The other night at bed time we sat down and reviewed all the things she had done to help out that day. As we talked, I wrote out “The Helping List” on a piece of paper. Even though she can’t read yet she was absolutely beaming as the list grew longer. This has continued for a couple days, and she is now excited about trying to do more and more to add to her list.
The thing to keep in mind here is this: Other than hugs and encouragement I have offered no reward. She doesn’t get anything tangible for all the help. The only thing she gets is the list itself, and how it makes her feel.
This got me thinking about how I interact with other people, and how helpful I am to family, friends, colleagues and strangers throughout the day.
If I knew I would be sitting down at the end of the day with someone to recap and write down all the good things I had done for other people throughout the day, would it change my behaviour? I’d love to say no – I am perfect already – but obviously that is completely false. There is no question it would change my behaviour, and there is no question it would make both my life and the lives of others better. The only question then, is why not do it?
Today I learned:
1. That won’t fit there! Earlier today our 2 year-old pooped on the potty – no small achievement in itself – and after an excited potty dance our 4 year-old examined the output from multiple angles and proclaimed, very seriously, “well…I think we’re going to need this…” She then went and pulled out the plunger from under the sink. Flushing proved her hypothesis correct.
What did I learn from all this?
- We need to buy the 2 year-old some prunes.
- The 4 year-old’s spatial reasoning is really improving. She already knew the square peg, round hole thing, but now she’s good to go with round peg, round hole too. Cool.
2. Pitching the e-Calendar: My wife won’t use an electronic calendar. I have my schedule online. We are forever destined not to know what the other is doing. If things don’t improve we may need to actually talk to each other to ensure we are on the same page.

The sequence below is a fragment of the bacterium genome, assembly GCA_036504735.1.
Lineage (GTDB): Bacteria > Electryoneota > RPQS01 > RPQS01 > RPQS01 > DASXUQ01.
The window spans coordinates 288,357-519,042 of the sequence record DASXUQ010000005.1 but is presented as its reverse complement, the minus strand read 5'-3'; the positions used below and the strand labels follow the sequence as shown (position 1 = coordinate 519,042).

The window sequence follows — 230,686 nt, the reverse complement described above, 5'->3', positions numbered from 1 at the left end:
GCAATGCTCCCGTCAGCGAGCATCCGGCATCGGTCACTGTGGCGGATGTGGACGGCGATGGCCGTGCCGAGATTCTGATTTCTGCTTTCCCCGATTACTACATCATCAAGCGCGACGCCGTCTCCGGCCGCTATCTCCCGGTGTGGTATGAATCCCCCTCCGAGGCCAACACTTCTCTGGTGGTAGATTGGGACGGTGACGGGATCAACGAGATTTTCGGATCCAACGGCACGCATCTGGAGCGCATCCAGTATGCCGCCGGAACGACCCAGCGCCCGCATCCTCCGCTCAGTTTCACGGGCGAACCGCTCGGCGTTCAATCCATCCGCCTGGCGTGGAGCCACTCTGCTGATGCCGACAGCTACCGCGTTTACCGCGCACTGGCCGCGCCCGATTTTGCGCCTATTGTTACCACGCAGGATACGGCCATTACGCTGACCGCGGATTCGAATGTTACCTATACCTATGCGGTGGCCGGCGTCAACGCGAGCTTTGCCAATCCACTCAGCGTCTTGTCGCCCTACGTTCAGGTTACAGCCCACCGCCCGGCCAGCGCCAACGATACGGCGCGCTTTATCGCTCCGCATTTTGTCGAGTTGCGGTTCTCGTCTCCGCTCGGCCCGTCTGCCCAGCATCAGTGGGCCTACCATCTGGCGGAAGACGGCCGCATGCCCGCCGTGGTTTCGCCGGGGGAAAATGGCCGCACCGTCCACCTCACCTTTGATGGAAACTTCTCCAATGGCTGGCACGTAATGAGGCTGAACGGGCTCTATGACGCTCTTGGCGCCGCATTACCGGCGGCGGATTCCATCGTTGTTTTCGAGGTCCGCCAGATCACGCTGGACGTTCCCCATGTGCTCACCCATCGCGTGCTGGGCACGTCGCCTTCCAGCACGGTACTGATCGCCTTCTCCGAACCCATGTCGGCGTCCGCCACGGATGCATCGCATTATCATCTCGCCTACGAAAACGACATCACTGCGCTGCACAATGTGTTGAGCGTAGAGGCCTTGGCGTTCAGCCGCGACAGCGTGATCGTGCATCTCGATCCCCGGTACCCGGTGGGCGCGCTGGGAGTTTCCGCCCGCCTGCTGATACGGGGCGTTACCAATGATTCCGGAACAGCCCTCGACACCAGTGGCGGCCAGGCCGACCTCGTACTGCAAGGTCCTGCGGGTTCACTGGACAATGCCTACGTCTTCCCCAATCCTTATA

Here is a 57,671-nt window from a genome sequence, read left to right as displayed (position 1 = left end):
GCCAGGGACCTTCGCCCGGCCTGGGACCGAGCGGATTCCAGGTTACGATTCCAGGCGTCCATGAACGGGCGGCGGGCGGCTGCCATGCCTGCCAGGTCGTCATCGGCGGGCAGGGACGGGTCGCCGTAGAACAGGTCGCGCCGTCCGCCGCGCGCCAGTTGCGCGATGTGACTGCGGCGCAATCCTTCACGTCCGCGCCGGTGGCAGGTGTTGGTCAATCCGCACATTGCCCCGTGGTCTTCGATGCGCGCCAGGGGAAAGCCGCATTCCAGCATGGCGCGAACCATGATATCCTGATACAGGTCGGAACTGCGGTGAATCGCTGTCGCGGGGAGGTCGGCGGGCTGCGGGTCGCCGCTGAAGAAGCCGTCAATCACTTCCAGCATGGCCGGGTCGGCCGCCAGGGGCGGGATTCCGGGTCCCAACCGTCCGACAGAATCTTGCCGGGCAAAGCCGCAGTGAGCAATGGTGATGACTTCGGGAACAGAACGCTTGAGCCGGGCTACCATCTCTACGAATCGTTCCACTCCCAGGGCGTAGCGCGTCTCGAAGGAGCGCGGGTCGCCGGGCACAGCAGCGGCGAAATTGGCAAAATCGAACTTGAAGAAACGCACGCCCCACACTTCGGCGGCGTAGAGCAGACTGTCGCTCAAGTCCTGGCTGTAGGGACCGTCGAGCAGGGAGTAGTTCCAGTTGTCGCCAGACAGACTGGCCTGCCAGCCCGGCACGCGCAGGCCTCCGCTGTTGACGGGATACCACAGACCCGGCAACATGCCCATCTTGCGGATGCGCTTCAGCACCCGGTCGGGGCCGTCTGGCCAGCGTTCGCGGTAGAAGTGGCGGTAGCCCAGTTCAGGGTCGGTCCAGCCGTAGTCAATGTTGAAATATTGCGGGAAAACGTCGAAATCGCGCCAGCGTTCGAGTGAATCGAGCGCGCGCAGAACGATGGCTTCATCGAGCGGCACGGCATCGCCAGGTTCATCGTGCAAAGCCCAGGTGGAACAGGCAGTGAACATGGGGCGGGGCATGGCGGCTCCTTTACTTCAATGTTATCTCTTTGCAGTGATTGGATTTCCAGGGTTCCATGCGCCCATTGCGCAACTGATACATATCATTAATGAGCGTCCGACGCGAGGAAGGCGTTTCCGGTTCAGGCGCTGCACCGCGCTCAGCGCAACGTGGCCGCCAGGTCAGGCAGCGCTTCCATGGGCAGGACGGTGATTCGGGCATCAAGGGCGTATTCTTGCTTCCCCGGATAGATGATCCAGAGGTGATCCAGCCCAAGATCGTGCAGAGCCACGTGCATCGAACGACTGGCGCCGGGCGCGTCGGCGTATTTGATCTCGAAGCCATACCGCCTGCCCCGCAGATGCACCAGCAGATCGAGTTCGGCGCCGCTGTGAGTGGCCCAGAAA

Ok, it’s not that bad. We do speak, but we certainly aren’t on the same page with our calendars. This was highlighted for me today when I missed an activity that was on her calendar, but wasn’t on mine.
The truth is, I couldn’t live without my online calendar – the reminders (via email and pop-up) keep me on track and it is a constant reference accessed via phone, laptop and iPad. I don’t do task lists. I do calendars. If there is a task to do and it’s not scheduled, it’s not going to get done.
My wife actually has one too. I created a google calendar for her and it syncs perfectly with mine. The only problem is she won’t look at it. I have been trying for months – years maybe – to get her to make the shift but I haven’t ever been successful at getting her to shift for more than a couple days.
Today, I realized why.
It’s Marketing 101. I’ve been trying to sell her on the features, not the benefits.
In a renewed effort to get her on the bandwagon I did some brainstorming into why an e-calendar will make life better for her.
- It’s like a purse for your schedule. Sure, it doesn’t have a nice little pocket to hold receipts, stickers and fruit bars like your Mom-Calendar, but it holds a crazy amount of stuff. Each entry will hold links, clipped articles, recipes and other information so you will have it in the right spot when the time arrives.
- It will save you time. Synching events automatically will save copying between home and work. Recurrence settings will move birthdays etc. from year to year.
- It will save your butt. Automated reminders by email, pop-up or text will mean next year you won’t forget your parent’s birthdays and anniversary.
- It will always be accessible. Events come up when you are out and about, not when you are standing next to the fridge.
- It will keep you in the loop locally. Schools, sports leagues, dance companies and all sorts of organizations we are involved with use online systems, so their calendars can be aligned with ours.
To summarize my new sales pitch:
How would you like a product that will save you time, carry everything you need, cover your butt when trouble crops up, help you keep tabs on the neighbourhood and always be at your side?
Now, if I could just find a pen I would be able to get myself an appointment on her calendar to deliver my new pitch!